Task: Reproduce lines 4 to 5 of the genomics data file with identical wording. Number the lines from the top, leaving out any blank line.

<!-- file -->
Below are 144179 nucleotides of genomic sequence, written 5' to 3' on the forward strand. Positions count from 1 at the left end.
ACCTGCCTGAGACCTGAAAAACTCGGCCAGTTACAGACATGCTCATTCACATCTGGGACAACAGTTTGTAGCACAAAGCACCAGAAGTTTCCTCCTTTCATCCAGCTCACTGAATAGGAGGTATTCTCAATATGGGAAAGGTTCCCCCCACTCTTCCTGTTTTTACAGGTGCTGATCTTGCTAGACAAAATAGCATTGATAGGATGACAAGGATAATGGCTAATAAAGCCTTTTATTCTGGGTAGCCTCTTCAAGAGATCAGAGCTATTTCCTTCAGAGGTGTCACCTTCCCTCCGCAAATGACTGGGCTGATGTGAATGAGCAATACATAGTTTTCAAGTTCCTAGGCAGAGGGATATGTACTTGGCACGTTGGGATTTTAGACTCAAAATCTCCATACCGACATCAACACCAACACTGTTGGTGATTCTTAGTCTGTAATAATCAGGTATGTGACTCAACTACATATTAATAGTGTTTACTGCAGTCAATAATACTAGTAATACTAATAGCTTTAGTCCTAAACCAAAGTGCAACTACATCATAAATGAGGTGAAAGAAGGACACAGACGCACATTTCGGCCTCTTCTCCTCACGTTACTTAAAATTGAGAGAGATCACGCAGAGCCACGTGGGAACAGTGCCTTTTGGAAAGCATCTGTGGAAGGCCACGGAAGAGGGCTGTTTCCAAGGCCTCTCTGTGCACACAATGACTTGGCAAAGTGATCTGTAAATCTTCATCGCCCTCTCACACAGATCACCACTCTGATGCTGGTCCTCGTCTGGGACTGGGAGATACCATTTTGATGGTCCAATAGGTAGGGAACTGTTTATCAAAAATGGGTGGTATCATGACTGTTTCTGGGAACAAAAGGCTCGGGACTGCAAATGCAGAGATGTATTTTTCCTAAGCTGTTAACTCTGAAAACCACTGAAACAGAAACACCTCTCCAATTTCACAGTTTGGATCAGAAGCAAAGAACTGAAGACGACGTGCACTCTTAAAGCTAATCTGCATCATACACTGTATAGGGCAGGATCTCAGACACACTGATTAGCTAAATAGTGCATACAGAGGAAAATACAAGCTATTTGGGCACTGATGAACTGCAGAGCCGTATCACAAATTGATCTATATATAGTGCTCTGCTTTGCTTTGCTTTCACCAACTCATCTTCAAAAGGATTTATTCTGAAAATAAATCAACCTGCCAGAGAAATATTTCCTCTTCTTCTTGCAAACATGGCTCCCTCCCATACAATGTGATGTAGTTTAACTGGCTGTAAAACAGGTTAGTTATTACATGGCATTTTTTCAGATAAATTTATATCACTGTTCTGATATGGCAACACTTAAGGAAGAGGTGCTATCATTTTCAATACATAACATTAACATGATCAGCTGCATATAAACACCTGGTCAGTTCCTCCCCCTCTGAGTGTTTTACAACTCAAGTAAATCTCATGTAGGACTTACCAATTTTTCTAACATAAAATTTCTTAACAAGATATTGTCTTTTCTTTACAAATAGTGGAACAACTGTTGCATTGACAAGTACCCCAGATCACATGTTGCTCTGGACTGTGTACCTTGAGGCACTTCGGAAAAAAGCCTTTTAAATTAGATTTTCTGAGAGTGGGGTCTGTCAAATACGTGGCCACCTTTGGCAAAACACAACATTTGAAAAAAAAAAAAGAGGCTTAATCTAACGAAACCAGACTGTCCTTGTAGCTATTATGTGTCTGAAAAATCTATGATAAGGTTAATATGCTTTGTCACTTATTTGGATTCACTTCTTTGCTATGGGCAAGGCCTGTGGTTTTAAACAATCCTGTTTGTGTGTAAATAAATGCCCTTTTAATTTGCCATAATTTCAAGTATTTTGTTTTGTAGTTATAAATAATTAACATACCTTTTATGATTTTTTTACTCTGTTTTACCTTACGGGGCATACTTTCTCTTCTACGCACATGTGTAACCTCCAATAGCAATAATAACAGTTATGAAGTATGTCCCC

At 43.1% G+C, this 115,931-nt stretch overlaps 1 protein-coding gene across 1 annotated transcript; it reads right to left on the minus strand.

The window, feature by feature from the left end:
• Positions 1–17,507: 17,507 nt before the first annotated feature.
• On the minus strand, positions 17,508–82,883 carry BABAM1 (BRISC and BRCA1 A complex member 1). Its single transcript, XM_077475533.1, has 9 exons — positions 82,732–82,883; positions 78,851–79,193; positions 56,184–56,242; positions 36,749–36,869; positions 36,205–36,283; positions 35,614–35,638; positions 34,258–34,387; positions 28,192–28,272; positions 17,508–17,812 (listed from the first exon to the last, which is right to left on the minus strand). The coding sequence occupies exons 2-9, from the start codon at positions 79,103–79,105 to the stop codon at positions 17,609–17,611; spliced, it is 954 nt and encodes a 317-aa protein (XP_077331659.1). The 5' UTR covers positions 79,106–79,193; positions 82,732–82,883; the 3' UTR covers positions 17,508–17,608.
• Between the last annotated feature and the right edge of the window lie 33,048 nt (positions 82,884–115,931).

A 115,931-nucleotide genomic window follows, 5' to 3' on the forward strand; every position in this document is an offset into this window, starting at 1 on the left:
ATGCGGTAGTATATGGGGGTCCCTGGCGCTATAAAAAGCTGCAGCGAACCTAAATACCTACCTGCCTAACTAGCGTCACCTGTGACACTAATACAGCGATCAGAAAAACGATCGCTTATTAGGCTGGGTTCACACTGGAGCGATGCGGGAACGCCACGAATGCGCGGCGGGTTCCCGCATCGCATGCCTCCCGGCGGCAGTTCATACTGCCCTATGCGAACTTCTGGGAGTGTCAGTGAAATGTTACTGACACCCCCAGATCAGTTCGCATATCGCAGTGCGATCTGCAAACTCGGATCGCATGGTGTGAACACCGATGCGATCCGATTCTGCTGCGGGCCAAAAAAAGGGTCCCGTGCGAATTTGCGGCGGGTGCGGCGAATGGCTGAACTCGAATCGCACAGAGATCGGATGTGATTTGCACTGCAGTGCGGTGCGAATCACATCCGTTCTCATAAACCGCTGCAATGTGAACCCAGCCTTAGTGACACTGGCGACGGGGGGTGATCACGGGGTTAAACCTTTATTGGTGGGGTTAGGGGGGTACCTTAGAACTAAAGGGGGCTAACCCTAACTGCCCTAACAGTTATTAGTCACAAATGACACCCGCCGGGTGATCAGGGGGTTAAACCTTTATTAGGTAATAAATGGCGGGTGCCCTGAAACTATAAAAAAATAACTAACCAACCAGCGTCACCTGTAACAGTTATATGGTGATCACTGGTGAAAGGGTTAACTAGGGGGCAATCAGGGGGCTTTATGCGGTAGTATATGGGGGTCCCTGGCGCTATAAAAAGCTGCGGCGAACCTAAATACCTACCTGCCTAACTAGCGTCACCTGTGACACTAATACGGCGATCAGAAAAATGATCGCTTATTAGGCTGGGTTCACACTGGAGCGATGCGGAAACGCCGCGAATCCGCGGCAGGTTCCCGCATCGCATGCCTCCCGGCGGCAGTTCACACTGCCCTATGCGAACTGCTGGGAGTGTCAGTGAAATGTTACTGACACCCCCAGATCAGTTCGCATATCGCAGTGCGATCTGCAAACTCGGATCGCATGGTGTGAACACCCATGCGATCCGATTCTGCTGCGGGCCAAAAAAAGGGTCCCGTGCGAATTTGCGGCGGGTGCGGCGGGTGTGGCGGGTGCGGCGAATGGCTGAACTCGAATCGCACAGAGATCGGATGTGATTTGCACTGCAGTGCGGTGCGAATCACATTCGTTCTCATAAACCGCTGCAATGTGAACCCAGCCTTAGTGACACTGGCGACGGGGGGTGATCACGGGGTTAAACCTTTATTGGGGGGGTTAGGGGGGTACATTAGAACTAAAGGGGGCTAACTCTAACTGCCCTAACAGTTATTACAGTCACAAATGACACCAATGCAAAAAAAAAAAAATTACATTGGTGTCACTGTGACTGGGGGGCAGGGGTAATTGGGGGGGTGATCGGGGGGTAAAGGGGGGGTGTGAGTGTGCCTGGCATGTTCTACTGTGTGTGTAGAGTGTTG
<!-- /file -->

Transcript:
The window, feature by feature from the left end:
• Positions 1–17,507: 17,507 nt before the first annotated feature.